Sent the new apprentice down to the funeral parlour for some empty or old boxes. or made him go to the bank to ask the manager if he had any dirty money he wanted laundering Or money that was being sent off to be burned as it was crumpled or slightly torn worn out. Usually the manager would pretended to look under the bench. Then say pity you weren't here an hour ago we just got rid of a large bale etc . try again tomorrow . Or sent the boy to the old chemist lady to ask if she had big dummy tits. seriously we used to call (pacifiers) then dummy tits or just dummies.Alistair

flylo
03-30-2016, 03:21 PM
A load stone which many is the borth think is a joke is a magnet in the south. My dad worked in the motor pool in WWII & they had a sigh saying not to forget to grease the 5th wheel. So my dad knew his superior new nothing so he asked his where that was on a Jeep & the guy said don't you know anything "it's the spare tire".

TGTool
03-30-2016, 03:59 PM
One of my co-workers was a helper in a chemists as a young man. A boy came in looking for something his mother had sent him down for - a bottle of Oh-dick-alone. Not mythical but amusing nonetheless.

RancherBill
03-30-2016, 04:09 PM
There was a new guy doing all the heavy work and having all the jokes played on him. Somebody asked him to get the two headed nails. He just exploded about he was tired of all the new guy $hit. Boy did he look stupid when the Foreman brought a box of nails.

http://i00.i.aliimg.com/photo/v0/216545742/duplex_nail_two_head_nail_duplex_head.jpg

QSIMDO
03-30-2016, 04:58 PM
I worked at a TV station back in the 70s when news footage was still being shot on 16mm film. We had to run it on projectors during the news show. A common problem occurred when the film slipped in the gate and the "loop" of film between the gate and the constant speed rollers would be reduced to a minimum. When that happened, the gate no longer could pull it down a single frame at a time and you got a blurred image as it was dragged through. We had to write up all problems and our description for that was the film "lost the loop".

Some bright person in management saw these write-ups and promptly ordered that we were to keep extra film loops on hand during the news shows so we could replace the lost ones. So we made up a half dozen endless loops of 16mm film and hung them on a peg near each projector with a big sign explaining that they were extra loops to replace the "lost" ones. It took a week or so before that manager discovered that we were making fun of him: by that time almost everyone in the station had seen the loops and signs. He or she was not pleased and the film loops and signs were never seen again.

I never got the chance to load one of them on a projector when that problem occurred.

You ever have to get the IATSE priest in to exorcise the "travel ghost"?

Puckdropper
03-30-2016, 05:57 PM
Does anyone have a 16" pipe wrench?

jdunmyer
03-30-2016, 06:09 PM
One of the maintenance guys turned in a req. for "Concrete Welding Rod" to use in fastening metal racks to the floor. A couple of days later the toolroom guy asked the maintenance guy for "the number of that rod you want". He was told it didn't exist, but the crib guy insisted that the supplier said he could provide if it he just had the number of the rod.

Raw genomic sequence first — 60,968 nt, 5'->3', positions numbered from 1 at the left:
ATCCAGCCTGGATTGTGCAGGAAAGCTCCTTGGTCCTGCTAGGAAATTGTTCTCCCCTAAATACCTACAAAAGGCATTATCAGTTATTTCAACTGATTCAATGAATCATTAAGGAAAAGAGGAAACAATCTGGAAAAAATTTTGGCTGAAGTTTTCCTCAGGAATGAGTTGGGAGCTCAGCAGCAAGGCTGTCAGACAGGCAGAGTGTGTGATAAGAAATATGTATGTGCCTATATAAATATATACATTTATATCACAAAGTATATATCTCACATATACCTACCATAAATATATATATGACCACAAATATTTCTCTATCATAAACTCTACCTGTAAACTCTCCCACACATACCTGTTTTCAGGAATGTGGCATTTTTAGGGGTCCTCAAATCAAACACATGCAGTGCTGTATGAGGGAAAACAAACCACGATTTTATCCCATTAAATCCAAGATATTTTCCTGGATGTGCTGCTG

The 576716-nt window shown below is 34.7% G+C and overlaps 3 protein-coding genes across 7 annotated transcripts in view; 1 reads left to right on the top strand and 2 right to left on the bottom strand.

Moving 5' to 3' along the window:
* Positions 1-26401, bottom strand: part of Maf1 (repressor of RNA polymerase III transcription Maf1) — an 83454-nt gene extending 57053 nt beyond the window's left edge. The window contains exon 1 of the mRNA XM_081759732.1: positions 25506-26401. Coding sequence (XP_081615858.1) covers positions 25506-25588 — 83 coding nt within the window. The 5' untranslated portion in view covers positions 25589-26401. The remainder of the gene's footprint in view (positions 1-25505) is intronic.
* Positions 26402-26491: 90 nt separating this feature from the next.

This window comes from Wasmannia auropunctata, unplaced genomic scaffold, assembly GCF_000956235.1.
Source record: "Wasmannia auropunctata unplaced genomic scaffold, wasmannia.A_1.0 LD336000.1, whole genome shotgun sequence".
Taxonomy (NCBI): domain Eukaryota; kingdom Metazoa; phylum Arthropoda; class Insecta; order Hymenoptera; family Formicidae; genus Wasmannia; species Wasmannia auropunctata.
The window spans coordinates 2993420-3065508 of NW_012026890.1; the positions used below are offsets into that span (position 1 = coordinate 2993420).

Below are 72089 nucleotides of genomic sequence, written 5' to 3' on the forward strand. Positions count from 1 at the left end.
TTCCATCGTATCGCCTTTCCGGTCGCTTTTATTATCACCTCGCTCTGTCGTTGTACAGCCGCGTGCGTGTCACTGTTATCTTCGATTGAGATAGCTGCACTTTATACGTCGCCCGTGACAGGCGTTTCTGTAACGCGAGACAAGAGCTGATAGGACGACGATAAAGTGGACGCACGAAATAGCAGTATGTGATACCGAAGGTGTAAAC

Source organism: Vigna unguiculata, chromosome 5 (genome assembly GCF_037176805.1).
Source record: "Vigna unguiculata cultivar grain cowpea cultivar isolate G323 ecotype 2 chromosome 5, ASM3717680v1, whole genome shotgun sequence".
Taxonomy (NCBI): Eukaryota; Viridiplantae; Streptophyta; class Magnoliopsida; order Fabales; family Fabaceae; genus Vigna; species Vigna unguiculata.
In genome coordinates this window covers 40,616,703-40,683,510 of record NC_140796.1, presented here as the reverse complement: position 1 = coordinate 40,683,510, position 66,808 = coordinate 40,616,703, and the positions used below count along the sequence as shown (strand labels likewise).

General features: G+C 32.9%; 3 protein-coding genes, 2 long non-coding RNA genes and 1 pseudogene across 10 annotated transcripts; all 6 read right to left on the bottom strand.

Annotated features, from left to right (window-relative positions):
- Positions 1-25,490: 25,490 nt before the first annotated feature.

Black_Moons
03-30-2016, 06:27 PM
I knew about striped paint, long stands, left handed screwdrivers etc. but was sent for a polystyrene cup of thinners.
I got nearly halfway back with the first cup before the bottom fell out.
On the second attempt I handed my boss a stack of three cups with seconds to spare before the bottom fell out of the last cup onto his shoes ;-)
Those were the days!

Ah yes, I learned this trick too as a kid. One cup lasts 10 seconds... or about 20 feet.. need to get 60 feeet... 3 or 4 cups outta do it!

Iraiam
03-30-2016, 07:03 PM
From the printing industry; a box of half tone dots, and the paper stretcher. Imagine my surprise when a rookie came back with a box of paper dots from a hole punch labeled as "half tone dots", I guess he asked the right person!

MikeL46
03-30-2016, 08:20 PM
3 feet of watertline from my Navy days.

We also had teletype paper, paper/carbon paper/paper. The operators would tear off the top two sheets and have paper/paper/carbon paper, then they would tell the rookie they were short of paper and needed him to to unroll the whole 150' (or so) and put the carbon in the middle. I didn't know the trick, but didn't fall for it.

Mike

BigPortJimmy6
03-30-2016, 10:08 PM
Left handed axe, VW Thermostat, belt shrinker.

CarlByrns
03-30-2016, 10:19 PM
VW Thermostat

You mean like this one: http://www.ratwell.com/technical/Thermostats.html

steve45
03-30-2016, 10:58 PM
Without a doubt, this is the best collection of pseudo-'tools' out there. It's been around for a while, a spoof on the Harbor Freight sale catalogs: http://www.meyette.us/hf_tool_sale.pdf

I particularly like the '50 Foot Garden Hose-Extension Cord Combination' and the 'Laser-Guided Paint Brush'.

ncjeeper
03-30-2016, 11:41 PM
How about the Boy Scout's smoke shifter and sky hook I was sent after.

Andy
We always took the new tenderfoots snipe hunting.

becksmachine
03-31-2016, 12:39 AM
Would I be violating the no "for sale post" policy if try to sell the two truckloads of surplus pre-fabricated post holes that I have stored since the McLoud tv series went off the air?

:)

Dave

darryl
03-31-2016, 01:47 AM
When I first started working for an electronics place, they sent me to another shop just down the street for a bag of electrons. I kept a straight face and went there, joked with them for a bit to waste a bit of time, then went back without a bag- said they were out of electrons, but they had some on order.

The Artful Bodger
03-31-2016, 02:01 AM
We had a sealed oil drum at the radio transmitter station. It was well covered with various warning signs and labelled "Transmitter Aether".